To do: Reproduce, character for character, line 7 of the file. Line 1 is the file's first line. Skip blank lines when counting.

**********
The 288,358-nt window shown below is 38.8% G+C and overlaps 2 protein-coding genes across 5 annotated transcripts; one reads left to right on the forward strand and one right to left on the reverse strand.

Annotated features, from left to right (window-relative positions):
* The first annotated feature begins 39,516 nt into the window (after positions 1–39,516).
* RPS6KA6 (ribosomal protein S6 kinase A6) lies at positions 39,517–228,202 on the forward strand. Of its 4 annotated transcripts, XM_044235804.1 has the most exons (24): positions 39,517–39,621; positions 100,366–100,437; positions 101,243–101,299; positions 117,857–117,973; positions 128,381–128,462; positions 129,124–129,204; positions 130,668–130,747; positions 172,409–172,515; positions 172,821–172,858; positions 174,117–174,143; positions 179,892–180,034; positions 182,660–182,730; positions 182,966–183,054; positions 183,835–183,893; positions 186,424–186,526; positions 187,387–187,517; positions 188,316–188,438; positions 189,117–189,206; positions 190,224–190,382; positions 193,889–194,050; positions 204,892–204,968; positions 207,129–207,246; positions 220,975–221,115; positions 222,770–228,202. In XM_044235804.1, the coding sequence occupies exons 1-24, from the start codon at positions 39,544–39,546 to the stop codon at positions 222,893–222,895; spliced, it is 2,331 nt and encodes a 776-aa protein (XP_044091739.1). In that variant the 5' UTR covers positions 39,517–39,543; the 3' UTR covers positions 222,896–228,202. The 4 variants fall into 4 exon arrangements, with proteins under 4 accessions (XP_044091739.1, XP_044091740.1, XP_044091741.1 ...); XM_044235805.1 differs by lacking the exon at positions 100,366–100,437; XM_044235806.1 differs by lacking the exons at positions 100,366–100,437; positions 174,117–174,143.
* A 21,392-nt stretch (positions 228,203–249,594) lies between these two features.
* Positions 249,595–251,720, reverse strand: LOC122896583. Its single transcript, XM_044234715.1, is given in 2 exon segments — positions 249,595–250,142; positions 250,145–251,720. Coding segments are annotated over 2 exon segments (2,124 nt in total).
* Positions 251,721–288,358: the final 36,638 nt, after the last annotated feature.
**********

* Positions 251,721–288,358: the final 36,638 nt, after the last annotated feature.